A top Walmart executive has struck out at Amazon for its low tax contributions, after Jeff Bezos called out the retail giant for paying its workers a lower minimum wage than Amazon.
On Thursday, Walmart’s executive vice president of corporate affairs, Dan Bartlett, tagged Bezos in a tweet which said: “Hey retail competitors out there (you know who you are 😉) how about paying your taxes?”
Bartlett was responding Bezos’ challenge to retailers on Thursday to boost their minimum wage and keep up with Amazon, who made theirs $15 in October 2018.
“Today I challenge our top retail competitors (you know who you are!) to match our employee benefits and our $15 minimum wage,” Bezos wrote in a letter to shareholders.
“Do it! Better yet, go to $16 and throw the gauntlet back at us. It’s a kind of competition that will benefit everyone.”
In 2018 Amazon paid $0 in federal income taxes for the second year in a row, despite recording a profit of $11.2 billion.
Critics say the company exploits legal loopholes to keep this figure low. Amazon says it pays all the tax required of it, and points to other types of tax which cost it billions of dollars per year.
In a separate tweet on Thursday, Barlett defended Walmart’s wage policy.
“FWIW, the vast majority of our warehouse associates have been making more than $15 for a long time. And they still get quarterly performance bonuses.”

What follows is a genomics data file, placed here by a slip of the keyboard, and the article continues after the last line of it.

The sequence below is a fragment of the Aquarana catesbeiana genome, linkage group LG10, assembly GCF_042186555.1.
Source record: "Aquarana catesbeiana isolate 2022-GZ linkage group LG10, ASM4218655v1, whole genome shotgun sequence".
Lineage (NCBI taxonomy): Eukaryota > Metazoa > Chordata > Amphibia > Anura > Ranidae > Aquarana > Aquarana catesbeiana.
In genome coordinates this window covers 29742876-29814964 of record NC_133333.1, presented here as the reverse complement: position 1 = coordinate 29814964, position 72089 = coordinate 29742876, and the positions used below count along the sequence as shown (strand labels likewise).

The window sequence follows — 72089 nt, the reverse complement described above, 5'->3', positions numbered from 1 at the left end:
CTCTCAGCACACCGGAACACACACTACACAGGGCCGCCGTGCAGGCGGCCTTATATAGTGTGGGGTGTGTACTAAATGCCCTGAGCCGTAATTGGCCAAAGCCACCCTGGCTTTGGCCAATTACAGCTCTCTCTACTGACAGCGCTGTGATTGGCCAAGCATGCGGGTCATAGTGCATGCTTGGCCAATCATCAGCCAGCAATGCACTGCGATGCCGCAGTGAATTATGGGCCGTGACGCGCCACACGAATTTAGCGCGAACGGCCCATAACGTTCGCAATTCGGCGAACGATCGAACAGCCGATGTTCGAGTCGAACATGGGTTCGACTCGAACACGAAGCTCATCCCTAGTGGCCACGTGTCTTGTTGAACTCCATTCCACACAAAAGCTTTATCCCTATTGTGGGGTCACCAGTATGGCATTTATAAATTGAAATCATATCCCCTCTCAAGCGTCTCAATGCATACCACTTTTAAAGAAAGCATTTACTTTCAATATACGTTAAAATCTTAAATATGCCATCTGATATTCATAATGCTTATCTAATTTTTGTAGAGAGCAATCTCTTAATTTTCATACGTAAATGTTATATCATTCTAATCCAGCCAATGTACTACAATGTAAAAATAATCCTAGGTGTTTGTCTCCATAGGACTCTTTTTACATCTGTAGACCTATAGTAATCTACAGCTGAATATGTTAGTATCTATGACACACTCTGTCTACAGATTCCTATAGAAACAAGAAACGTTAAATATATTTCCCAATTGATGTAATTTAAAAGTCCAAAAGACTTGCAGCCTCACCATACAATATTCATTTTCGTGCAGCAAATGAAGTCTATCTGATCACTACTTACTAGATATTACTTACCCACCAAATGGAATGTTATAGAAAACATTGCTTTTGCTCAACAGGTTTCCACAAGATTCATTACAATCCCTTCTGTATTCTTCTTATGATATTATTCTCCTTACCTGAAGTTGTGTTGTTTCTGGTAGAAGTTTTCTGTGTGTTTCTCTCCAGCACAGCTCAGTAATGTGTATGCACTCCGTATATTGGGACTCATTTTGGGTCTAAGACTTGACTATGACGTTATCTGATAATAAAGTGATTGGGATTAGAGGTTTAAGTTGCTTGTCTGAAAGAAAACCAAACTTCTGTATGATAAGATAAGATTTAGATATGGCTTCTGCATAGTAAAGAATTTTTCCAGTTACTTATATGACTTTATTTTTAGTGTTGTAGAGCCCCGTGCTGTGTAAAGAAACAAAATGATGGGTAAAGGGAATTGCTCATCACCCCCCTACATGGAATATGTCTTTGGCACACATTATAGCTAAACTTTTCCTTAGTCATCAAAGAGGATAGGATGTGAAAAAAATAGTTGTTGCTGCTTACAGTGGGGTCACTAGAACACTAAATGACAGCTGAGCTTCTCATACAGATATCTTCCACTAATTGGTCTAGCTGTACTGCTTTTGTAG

Walmart’s minimum wage officially became $11 an hour in January 2018.
In a recent report on Amazon’s tax affairs, The Institute on Taxation and Economic Policy (ITEP) said it uses “tax loopholes that allow profitable companies to routinely avoid paying federal and state income taxes.”
Amazon is able to pay so little tax as the company’s structure was specifically designed to minimise tax impact.
Specifically it maximizes benefits from “tax credits” and “tax breaks on executive stock options,” according to ITEP.
In a statement issued on Thursday, Amazon said:
“Amazon pays all the taxes we are required to pay in the US and every country where we operate, including paying $2.6 billion in corporate tax and reporting $3.4 billion in tax expense over the last three years.”
“Corporate tax is based on profits, not revenues, and our profits remain modest given retail is a highly competitive, low-margin business and our continued heavy investment.”
They also pointed to the large number of jobs the company has created.
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